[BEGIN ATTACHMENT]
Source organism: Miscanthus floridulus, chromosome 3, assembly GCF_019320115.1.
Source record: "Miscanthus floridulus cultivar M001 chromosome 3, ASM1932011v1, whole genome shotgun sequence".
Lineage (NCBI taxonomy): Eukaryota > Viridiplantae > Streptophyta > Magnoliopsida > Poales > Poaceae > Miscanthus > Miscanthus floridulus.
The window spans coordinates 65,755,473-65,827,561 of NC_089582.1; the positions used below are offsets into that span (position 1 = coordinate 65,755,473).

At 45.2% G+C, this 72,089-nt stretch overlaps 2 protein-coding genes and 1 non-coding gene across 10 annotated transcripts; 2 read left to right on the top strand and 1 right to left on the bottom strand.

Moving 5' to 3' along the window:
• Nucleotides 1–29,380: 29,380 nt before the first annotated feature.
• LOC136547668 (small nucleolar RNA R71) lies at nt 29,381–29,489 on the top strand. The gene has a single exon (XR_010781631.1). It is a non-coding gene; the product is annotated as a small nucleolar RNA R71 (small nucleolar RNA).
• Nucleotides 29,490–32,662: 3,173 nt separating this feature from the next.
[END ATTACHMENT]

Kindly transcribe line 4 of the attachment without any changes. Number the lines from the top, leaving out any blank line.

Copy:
The window spans coordinates 65,755,473-65,827,561 of NC_089582.1; the positions used below are offsets into that span (position 1 = coordinate 65,755,473).